PIGTAILS

I never wanted to grow up–

While my friends dreamed of

Cars and

Boys and

Freedom

I was content with my dolls

And my daydreams

And Elmo.

I wore pigtails with pride

And romped the world,

Gathering dandelions,

Riding bikes,

Shying away from boys.

But we all age

Regardless of

Whether we want to or not.

Six became seven and eight and nine …

I found my spot at twelve, grew a few inches at thirteen.

I had my first foolish crush at fourteen

And by fifteen I had tossed him away and

Declared myself a spinster.

Then sixteen came around

And I met him.

The quiet boy, good looking, but not flashy.

I didn’t know what to think of him at first

But then I thought

Gah–he could never like me.

And that’s when I grew up.

Sixteen stretched on for a mighty while.

I thrived then because there was

No tension,

No possibility.

But then …

Could it be possible?

Oh, why must we grow up?

Why do we trade our

Trees for dreams of brick houses;

Our ponies for minivans;

Our baby dolls for real, live babies that have “our eyes” and “his nose.”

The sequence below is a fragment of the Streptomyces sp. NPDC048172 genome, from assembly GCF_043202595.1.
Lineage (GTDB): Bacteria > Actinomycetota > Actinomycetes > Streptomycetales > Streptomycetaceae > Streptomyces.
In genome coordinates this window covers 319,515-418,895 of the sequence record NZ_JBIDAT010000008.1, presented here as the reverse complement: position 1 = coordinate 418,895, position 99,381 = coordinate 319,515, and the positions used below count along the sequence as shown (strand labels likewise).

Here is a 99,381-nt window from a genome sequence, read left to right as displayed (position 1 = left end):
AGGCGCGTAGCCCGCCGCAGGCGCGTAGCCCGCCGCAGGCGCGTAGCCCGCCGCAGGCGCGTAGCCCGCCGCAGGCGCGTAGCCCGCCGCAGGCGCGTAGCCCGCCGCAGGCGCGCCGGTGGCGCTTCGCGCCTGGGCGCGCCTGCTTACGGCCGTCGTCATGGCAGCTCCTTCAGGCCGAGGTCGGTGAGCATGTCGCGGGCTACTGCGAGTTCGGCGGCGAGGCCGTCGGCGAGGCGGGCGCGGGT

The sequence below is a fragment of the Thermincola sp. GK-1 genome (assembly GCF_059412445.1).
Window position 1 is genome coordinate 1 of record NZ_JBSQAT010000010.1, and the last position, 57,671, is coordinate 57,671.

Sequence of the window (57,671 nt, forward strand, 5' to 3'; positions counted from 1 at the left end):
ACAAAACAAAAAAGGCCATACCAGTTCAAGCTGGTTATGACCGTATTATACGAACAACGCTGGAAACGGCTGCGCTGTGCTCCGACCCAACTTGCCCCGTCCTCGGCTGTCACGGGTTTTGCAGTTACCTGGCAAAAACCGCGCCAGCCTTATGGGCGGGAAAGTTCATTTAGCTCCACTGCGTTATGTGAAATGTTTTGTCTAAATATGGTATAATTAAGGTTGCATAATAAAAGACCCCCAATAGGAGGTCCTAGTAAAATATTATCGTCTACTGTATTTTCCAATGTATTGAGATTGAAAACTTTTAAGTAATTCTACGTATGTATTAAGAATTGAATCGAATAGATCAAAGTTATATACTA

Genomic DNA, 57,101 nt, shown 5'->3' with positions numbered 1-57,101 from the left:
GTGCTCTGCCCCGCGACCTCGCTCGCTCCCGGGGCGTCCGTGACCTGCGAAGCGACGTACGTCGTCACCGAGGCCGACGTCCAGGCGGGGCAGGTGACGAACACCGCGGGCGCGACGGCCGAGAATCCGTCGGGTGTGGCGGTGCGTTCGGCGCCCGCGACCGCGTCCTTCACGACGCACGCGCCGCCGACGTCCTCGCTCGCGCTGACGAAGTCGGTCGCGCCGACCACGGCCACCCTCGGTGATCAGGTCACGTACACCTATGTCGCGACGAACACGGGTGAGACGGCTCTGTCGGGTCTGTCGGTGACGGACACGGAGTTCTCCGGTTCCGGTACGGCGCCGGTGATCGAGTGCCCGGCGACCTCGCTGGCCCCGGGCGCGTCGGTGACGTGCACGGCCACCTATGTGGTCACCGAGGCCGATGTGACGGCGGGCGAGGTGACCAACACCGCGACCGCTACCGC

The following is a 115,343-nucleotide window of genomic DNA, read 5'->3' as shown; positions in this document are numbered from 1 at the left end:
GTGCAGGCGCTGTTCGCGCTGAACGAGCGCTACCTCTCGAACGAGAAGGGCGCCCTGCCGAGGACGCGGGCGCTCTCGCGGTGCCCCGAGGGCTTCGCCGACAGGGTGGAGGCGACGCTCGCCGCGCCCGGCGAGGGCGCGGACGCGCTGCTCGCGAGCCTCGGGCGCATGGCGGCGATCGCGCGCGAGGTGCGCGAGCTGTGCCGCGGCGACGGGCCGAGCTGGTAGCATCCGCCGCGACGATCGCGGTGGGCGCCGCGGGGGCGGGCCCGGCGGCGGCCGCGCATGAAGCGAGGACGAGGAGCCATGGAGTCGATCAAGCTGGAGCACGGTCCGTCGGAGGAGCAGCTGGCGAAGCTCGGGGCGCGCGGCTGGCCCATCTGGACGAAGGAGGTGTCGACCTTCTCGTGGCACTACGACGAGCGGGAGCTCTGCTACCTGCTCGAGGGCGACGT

Why must the princes become

A single boy–

A silly, oblivious boy

Who dreams of wrangling clouds?

He dreams not of

Children and

Houses and

Love.

Oh yes, he knows it’s in the future.

But he’s content.

Why can’t I be content?

Why do things become so

Complicated

When we age?

We thought maturity brought

Freedom

But it doesn’t.

It brings shackles–

The shackles of uncontrollable love,

Of tears that wet pillows behind closed doors,

Of memories from silly things thrown at us from day to day.

We are in

Bondage–

Bondage to our age, to our stupid fantasies,

To the boy who thinks less of us

Than we do of him.

NO.

I will not age any further.

Give me my baby dolls,

My tree houses,

My fantasies;

I want my ponies,

And my pigtails,

The scraped knees

And the splinters.

I want the prince

That never came

And that never will.

Amanda